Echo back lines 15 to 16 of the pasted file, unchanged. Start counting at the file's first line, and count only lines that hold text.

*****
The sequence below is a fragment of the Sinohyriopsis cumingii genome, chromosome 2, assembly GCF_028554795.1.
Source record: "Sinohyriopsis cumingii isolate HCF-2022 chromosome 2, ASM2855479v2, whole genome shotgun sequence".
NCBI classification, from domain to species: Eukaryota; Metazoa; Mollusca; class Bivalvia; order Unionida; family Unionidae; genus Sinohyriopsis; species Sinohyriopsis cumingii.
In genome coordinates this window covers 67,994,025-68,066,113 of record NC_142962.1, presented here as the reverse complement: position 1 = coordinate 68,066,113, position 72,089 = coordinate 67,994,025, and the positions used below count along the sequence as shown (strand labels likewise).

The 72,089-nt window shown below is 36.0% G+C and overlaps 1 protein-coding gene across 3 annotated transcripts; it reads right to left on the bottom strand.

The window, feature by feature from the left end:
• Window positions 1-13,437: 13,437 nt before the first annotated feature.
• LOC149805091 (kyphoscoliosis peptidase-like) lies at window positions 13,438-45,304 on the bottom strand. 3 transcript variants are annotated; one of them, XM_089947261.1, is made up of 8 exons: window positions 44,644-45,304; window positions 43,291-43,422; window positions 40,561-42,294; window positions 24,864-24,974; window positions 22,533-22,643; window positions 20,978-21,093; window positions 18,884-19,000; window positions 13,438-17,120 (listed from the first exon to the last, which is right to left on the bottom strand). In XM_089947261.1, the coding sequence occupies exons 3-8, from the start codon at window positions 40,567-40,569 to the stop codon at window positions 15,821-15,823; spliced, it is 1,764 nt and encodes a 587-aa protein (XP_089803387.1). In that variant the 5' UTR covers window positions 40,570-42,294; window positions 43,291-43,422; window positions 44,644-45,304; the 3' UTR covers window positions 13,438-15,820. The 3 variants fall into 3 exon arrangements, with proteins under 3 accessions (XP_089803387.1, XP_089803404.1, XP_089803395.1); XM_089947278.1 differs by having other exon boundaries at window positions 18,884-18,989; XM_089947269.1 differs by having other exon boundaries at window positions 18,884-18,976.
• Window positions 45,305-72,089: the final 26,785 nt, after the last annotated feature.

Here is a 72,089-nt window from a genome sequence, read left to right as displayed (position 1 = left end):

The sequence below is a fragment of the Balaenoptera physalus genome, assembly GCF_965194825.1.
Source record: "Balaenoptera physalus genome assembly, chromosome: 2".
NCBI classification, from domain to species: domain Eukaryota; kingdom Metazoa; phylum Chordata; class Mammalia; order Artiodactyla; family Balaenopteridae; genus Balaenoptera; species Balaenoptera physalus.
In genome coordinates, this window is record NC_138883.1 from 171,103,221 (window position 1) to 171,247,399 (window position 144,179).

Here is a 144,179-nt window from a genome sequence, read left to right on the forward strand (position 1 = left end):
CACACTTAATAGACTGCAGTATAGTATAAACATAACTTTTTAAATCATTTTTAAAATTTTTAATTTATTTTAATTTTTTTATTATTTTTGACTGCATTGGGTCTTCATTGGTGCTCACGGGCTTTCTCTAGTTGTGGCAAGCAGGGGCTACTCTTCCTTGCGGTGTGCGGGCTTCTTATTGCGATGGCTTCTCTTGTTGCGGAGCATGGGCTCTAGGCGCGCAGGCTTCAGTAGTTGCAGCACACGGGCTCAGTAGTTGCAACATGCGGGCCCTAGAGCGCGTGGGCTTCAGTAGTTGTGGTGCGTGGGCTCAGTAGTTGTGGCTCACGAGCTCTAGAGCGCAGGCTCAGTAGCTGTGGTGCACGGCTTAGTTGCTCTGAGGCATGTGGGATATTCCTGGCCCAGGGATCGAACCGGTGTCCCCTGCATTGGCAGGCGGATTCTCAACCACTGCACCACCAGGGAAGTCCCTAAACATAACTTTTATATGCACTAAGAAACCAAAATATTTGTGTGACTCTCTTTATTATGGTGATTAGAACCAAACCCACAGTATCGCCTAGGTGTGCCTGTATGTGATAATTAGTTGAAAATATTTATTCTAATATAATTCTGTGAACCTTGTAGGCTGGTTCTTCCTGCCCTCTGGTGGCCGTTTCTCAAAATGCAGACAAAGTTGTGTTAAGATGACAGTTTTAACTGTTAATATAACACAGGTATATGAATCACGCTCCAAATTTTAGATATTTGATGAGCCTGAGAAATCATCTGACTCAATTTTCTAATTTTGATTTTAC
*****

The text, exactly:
Here is a 144,179-nt window from a genome sequence, read left to right on the forward strand (position 1 = left end):
CACACTTAATAGACTGCAGTATAGTATAAACATAACTTTTTAAATCATTTTTAAAATTTTTAATTTATTTTAATTTTTTTATTATTTTTGACTGCATTGGGTCTTCATTGGTGCTCACGGGCTTTCTCTAGTTGTGGCAAGCAGGGGCTACTCTTCCTTGCGGTGTGCGGGCTTCTTATTGCGATGGCTTCTCTTGTTGCGGAGCATGGGCTCTAGGCGCGCAGGCTTCAGTAGTTGCAGCACACGGGCTCAGTAGTTGCAACATGCGGGCCCTAGAGCGCGTGGGCTTCAGTAGTTGTGGTGCGTGGGCTCAGTAGTTGTGGCTCACGAGCTCTAGAGCGCAGGCTCAGTAGCTGTGGTGCACGGCTTAGTTGCTCTGAGGCATGTGGGATATTCCTGGCCCAGGGATCGAACCGGTGTCCCCTGCATTGGCAGGCGGATTCTCAACCACTGCACCACCAGGGAAGTCCCTAAACATAACTTTTATATGCACTAAGAAACCAAAATATTTGTGTGACTCTCTTTATTATGGTGATTAGAACCAAACCCACAGTATCGCCTAGGTGTGCCTGTATGTGATAATTAGTTGAAAATATTTATTCTAATATAATTCTGTGAACCTTGTAGGCTGGTTCTTCCTGCCCTCTGGTGGCCGTTTCTCAAAATGCAGACAAAGTTGTGTTAAGATGACAGTTTTAACTGTTAATATAACACAGGTATATGAATCACGCTCCAAATTTTAGATATTTGATGAGCCTGAGAAATCATCTGACTCAATTTTCTAATTTTGATTTTAC